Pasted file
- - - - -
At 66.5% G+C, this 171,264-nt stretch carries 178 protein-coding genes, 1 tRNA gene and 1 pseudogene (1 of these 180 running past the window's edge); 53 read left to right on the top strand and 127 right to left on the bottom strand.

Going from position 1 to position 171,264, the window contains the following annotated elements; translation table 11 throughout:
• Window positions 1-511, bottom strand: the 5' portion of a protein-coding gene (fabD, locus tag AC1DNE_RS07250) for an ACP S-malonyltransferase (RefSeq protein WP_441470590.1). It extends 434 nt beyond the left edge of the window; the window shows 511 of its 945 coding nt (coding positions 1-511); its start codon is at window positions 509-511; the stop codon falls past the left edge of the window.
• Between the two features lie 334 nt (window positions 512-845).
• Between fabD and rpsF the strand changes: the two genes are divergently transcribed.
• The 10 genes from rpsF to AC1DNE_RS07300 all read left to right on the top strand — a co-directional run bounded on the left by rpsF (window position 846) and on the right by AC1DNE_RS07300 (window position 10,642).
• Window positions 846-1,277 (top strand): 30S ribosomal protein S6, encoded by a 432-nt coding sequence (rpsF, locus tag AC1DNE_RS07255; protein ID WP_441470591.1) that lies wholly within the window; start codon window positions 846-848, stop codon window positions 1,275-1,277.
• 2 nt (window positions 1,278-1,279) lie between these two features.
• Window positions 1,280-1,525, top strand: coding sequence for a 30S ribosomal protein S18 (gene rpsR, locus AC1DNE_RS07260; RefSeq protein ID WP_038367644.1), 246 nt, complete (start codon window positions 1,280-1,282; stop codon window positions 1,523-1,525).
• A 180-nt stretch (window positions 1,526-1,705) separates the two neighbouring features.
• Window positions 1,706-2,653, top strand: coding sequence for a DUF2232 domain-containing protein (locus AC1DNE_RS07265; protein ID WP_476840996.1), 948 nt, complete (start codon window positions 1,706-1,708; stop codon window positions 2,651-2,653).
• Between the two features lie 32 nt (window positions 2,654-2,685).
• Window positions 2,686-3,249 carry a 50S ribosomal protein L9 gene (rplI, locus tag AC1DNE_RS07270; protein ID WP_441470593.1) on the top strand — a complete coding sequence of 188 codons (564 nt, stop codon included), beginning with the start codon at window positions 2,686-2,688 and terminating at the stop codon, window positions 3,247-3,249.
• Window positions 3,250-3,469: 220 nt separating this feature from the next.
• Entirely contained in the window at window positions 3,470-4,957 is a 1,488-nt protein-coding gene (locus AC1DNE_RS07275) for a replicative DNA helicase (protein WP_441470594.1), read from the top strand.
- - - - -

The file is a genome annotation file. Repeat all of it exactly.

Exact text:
At 66.5% G+C, this 171,264-nt stretch carries 178 protein-coding genes, 1 tRNA gene and 1 pseudogene (1 of these 180 running past the window's edge); 53 read left to right on the top strand and 127 right to left on the bottom strand.

Going from position 1 to position 171,264, the window contains the following annotated elements; translation table 11 throughout:
• Window positions 1-511, bottom strand: the 5' portion of a protein-coding gene (fabD, locus tag AC1DNE_RS07250) for an ACP S-malonyltransferase (RefSeq protein WP_441470590.1). It extends 434 nt beyond the left edge of the window; the window shows 511 of its 945 coding nt (coding positions 1-511); its start codon is at window positions 509-511; the stop codon falls past the left edge of the window.
• Between the two features lie 334 nt (window positions 512-845).
• Between fabD and rpsF the strand changes: the two genes are divergently transcribed.
• The 10 genes from rpsF to AC1DNE_RS07300 all read left to right on the top strand — a co-directional run bounded on the left by rpsF (window position 846) and on the right by AC1DNE_RS07300 (window position 10,642).
• Window positions 846-1,277 (top strand): 30S ribosomal protein S6, encoded by a 432-nt coding sequence (rpsF, locus tag AC1DNE_RS07255; protein ID WP_441470591.1) that lies wholly within the window; start codon window positions 846-848, stop codon window positions 1,275-1,277.
• 2 nt (window positions 1,278-1,279) lie between these two features.
• Window positions 1,280-1,525, top strand: coding sequence for a 30S ribosomal protein S18 (gene rpsR, locus AC1DNE_RS07260; RefSeq protein ID WP_038367644.1), 246 nt, complete (start codon window positions 1,280-1,282; stop codon window positions 1,523-1,525).
• A 180-nt stretch (window positions 1,526-1,705) separates the two neighbouring features.
• Window positions 1,706-2,653, top strand: coding sequence for a DUF2232 domain-containing protein (locus AC1DNE_RS07265; protein ID WP_476840996.1), 948 nt, complete (start codon window positions 1,706-1,708; stop codon window positions 2,651-2,653).
• Between the two features lie 32 nt (window positions 2,654-2,685).
• Window positions 2,686-3,249 carry a 50S ribosomal protein L9 gene (rplI, locus tag AC1DNE_RS07270; protein ID WP_441470593.1) on the top strand — a complete coding sequence of 188 codons (564 nt, stop codon included), beginning with the start codon at window positions 2,686-2,688 and terminating at the stop codon, window positions 3,247-3,249.
• Window positions 3,250-3,469: 220 nt separating this feature from the next.
• Entirely contained in the window at window positions 3,470-4,957 is a 1,488-nt protein-coding gene (locus AC1DNE_RS07275) for a replicative DNA helicase (protein WP_441470594.1), read from the top strand.